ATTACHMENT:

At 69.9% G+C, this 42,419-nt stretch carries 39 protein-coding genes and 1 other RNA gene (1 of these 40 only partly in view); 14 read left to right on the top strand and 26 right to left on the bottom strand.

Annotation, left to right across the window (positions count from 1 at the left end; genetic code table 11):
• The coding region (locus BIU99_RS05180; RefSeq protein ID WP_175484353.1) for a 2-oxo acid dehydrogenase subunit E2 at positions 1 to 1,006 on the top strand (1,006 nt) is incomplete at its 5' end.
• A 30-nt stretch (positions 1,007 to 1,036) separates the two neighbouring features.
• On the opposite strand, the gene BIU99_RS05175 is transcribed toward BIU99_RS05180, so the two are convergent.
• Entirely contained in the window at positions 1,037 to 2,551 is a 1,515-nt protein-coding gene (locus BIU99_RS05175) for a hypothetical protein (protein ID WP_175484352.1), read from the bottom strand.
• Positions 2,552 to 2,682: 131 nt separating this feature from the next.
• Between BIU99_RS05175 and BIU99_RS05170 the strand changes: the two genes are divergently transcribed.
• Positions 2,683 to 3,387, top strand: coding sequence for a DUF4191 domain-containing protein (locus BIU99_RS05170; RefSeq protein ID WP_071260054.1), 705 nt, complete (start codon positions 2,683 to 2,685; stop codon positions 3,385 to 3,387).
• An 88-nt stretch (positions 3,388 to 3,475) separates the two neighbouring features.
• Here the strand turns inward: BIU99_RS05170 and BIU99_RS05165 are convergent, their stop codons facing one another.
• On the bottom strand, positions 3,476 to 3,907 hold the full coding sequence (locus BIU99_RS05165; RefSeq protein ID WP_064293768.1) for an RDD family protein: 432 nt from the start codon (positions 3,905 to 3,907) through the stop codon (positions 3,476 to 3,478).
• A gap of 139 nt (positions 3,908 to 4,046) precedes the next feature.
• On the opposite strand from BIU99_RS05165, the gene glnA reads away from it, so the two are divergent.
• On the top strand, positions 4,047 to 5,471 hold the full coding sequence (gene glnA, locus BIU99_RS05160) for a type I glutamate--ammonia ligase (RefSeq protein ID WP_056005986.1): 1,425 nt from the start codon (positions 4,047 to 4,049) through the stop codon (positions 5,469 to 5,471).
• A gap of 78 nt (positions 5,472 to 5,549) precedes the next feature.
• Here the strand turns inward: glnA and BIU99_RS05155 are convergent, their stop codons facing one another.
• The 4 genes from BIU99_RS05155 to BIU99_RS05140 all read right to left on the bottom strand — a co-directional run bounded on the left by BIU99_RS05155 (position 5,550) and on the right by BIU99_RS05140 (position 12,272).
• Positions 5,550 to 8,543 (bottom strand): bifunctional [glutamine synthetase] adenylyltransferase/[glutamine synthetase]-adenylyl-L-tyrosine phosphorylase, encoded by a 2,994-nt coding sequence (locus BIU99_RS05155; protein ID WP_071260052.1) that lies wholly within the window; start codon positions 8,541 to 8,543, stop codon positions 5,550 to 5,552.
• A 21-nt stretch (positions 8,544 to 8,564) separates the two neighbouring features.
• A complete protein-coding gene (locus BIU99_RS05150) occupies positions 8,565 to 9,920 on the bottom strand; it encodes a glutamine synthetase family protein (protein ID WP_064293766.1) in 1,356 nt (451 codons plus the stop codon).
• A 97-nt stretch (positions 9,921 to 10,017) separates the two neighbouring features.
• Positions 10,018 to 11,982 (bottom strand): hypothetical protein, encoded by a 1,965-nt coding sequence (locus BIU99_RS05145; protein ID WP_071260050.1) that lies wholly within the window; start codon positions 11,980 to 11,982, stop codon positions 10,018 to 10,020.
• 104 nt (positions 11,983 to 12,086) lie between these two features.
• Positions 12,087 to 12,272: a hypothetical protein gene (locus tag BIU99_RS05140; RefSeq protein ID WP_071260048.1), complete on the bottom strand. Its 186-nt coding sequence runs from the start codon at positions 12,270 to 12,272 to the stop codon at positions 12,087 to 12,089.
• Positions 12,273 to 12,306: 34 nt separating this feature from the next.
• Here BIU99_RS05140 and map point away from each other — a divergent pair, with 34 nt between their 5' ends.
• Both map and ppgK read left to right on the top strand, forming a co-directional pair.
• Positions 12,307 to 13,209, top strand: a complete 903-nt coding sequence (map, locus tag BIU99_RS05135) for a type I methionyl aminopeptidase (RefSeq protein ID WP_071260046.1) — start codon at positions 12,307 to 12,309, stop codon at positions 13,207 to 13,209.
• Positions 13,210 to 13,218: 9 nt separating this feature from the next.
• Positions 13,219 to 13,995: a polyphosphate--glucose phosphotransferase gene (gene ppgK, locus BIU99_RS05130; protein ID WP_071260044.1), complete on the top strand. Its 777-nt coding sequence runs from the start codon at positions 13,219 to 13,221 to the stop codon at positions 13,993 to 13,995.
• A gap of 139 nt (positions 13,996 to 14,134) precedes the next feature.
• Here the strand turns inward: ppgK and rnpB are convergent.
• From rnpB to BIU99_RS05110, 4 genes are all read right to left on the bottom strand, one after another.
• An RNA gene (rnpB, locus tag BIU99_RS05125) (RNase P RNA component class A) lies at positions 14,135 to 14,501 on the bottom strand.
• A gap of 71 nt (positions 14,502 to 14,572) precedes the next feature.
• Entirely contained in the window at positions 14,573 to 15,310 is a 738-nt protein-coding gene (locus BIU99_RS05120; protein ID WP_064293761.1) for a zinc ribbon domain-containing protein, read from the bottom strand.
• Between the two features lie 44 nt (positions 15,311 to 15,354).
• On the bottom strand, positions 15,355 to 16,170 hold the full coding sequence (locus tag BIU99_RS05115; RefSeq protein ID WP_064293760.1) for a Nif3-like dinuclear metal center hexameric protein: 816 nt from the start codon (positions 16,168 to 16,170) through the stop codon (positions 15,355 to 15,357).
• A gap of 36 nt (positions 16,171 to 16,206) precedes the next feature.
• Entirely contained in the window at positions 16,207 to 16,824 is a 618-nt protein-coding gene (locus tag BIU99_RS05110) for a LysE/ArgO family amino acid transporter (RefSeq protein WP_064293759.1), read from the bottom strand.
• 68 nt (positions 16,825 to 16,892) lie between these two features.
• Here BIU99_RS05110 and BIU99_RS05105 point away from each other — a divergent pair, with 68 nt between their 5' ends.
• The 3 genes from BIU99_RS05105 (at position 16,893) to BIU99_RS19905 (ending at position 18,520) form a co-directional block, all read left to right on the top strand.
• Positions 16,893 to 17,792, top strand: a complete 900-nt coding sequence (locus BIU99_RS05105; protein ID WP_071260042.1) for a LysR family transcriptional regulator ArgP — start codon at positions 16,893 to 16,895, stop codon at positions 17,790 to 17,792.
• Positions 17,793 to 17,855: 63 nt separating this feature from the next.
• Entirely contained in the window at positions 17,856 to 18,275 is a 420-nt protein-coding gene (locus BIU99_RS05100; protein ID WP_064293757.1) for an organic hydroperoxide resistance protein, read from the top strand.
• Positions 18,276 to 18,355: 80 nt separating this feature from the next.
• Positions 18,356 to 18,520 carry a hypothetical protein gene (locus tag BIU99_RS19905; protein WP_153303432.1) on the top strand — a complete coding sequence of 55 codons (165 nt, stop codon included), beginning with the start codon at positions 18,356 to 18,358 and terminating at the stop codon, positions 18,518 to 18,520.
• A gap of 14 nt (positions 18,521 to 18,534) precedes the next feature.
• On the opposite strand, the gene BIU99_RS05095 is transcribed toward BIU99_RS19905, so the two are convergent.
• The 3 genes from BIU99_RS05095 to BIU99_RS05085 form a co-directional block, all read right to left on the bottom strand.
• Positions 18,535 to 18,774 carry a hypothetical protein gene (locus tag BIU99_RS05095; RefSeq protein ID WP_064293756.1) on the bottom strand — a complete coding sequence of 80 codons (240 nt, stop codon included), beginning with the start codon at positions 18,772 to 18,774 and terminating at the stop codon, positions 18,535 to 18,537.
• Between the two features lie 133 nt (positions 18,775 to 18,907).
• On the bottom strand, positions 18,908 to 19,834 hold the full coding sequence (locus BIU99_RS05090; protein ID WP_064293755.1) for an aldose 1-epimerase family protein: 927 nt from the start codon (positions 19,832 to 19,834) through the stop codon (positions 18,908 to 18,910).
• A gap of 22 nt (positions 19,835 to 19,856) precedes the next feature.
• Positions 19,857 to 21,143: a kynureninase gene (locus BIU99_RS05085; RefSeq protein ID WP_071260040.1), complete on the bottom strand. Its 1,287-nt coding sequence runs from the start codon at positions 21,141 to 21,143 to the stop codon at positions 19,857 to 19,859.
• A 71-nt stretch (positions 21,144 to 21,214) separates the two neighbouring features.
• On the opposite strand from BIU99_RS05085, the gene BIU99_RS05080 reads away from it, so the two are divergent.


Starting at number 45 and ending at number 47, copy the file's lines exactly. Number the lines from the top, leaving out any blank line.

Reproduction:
• Positions 16,893 to 17,792, top strand: a complete 900-nt coding sequence (locus BIU99_RS05105; protein ID WP_071260042.1) for a LysR family transcriptional regulator ArgP — start codon at positions 16,893 to 16,895, stop codon at positions 17,790 to 17,792.
• Positions 17,793 to 17,855: 63 nt separating this feature from the next.
• Entirely contained in the window at positions 17,856 to 18,275 is a 420-nt protein-coding gene (locus BIU99_RS05100; protein ID WP_064293757.1) for an organic hydroperoxide resistance protein, read from the top strand.